The village of Ahmeek was a diamond in the ruff, a shining sample of civilization set apart from the metropolis sitting miles to the south. If you look at what remains here, in terms of a downtown district, you find a village that must have once been a bustling town. Its classification as a village and its subsequent freedom from a mine company’s paternalism allowed it to grow unrestricted. Stores sprung up to compete with the company stores at nearby locations; taverns spread like weeds on land not owned by the mines; and a plethora of other stores and services were born to meet the needs of nearby residents unwilling or unable to travel down to the Calumet metropolis.
Today, however, is a much different story. With the exception of a post office, a few antique stores, and a convenience store – nothing much is left along Ahmeek’s main street anymore. Most stores closed and were abandoned, some succumbing to the wrecking ball over the decades. But a few glimpses of the village’s more robust days can still be found in the buildings that remain. You just need to use a little imagination.
One of the larger buildings left in Ahmeek, this brick structure on the corner of Hubbell and 5 Mile Point Road was probably once the center of the downtown. Most likely once a grocery store, it now is home to an antique store. Across the street sits the building shown at the top of this post – which now houses the post office.
The marquee at the top of this old bar reads “Drink Royal Crown Cola”. This once proud building has survived the years with very little dignity still intact. It looks like the old red blocks along the facade (perhaps even sandstone, but they look a little to evenly cut) have been painted over in white (!?) on the second floor and with a faux rock facade on the first floor. It looks like a typical UP bar from the 70′s.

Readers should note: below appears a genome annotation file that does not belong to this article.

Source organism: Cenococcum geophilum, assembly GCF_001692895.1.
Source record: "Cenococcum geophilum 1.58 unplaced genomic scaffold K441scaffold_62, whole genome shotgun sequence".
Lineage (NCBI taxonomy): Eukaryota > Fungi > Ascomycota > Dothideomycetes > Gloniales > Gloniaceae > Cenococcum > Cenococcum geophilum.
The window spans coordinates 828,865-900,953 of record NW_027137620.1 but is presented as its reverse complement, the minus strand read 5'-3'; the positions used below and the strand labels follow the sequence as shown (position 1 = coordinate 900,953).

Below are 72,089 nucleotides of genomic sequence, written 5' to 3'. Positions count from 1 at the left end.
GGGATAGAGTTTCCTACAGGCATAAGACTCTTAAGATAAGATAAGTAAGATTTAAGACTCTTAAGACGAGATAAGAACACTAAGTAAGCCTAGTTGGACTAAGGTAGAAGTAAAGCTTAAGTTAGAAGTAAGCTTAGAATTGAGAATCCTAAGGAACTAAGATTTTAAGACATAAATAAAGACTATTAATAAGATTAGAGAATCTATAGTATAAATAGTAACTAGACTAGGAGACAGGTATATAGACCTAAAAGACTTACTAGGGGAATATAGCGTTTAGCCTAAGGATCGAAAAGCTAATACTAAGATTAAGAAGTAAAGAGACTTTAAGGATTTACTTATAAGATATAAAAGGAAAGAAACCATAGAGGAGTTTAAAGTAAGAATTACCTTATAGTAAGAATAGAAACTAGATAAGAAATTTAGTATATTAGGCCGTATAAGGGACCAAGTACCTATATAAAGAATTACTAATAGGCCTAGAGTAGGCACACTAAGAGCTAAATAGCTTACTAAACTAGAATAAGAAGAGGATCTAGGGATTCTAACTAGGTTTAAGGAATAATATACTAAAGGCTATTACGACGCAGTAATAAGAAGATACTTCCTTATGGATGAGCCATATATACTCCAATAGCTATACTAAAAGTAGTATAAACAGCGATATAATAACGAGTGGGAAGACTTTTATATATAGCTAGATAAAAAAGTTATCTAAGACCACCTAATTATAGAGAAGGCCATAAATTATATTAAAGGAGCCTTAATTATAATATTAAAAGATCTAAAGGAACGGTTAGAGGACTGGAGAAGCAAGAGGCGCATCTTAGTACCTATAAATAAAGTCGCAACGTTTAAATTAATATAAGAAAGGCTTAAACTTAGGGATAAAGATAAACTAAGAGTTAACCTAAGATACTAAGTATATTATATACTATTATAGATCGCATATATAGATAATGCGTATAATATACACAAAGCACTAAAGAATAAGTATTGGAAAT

Besides the stone and brick buildings, there is also a selection of wood-framed types along the street. One of the nicer looking examples is here. Housing another antique shop, an updated storefront and facade has been added recently.
Sitting next door to the previous building, this wood framed antique it in remarkable decent shape. The storefront looks to be close to original, complete with the side door that leads to the upstairs residence. Originally, however, I beleive the windows would have been larger extending up to from the floor. The double doors is a detail seen very rarely in these wood framed stores.
We end on a high note by a look at this beauty. Wonderful kept and in great shape, this building brings up the very rear of the main street. It looks like the original wood awning was removed (if it had one) and the door was shrunk down. I don’t know how old this building is, but it looks like it could have been built a few years ago.